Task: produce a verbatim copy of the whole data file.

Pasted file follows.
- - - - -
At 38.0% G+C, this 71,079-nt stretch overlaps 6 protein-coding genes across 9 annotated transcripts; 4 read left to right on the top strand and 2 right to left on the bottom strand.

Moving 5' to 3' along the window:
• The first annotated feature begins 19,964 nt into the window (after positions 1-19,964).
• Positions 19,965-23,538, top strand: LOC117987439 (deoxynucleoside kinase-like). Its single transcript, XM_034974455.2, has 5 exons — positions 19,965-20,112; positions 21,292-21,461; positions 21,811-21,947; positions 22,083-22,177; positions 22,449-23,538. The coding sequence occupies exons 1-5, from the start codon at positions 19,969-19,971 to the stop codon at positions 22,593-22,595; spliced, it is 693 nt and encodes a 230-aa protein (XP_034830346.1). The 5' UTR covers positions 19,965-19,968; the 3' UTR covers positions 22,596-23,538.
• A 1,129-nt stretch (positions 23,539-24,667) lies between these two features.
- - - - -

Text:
At 38.0% G+C, this 71,079-nt stretch overlaps 6 protein-coding genes across 9 annotated transcripts; 4 read left to right on the top strand and 2 right to left on the bottom strand.

Moving 5' to 3' along the window:
• The first annotated feature begins 19,964 nt into the window (after positions 1-19,964).
• Positions 19,965-23,538, top strand: LOC117987439 (deoxynucleoside kinase-like). Its single transcript, XM_034974455.2, has 5 exons — positions 19,965-20,112; positions 21,292-21,461; positions 21,811-21,947; positions 22,083-22,177; positions 22,449-23,538. The coding sequence occupies exons 1-5, from the start codon at positions 19,969-19,971 to the stop codon at positions 22,593-22,595; spliced, it is 693 nt and encodes a 230-aa protein (XP_034830346.1). The 5' UTR covers positions 19,965-19,968; the 3' UTR covers positions 22,596-23,538.
• A 1,129-nt stretch (positions 23,539-24,667) lies between these two features.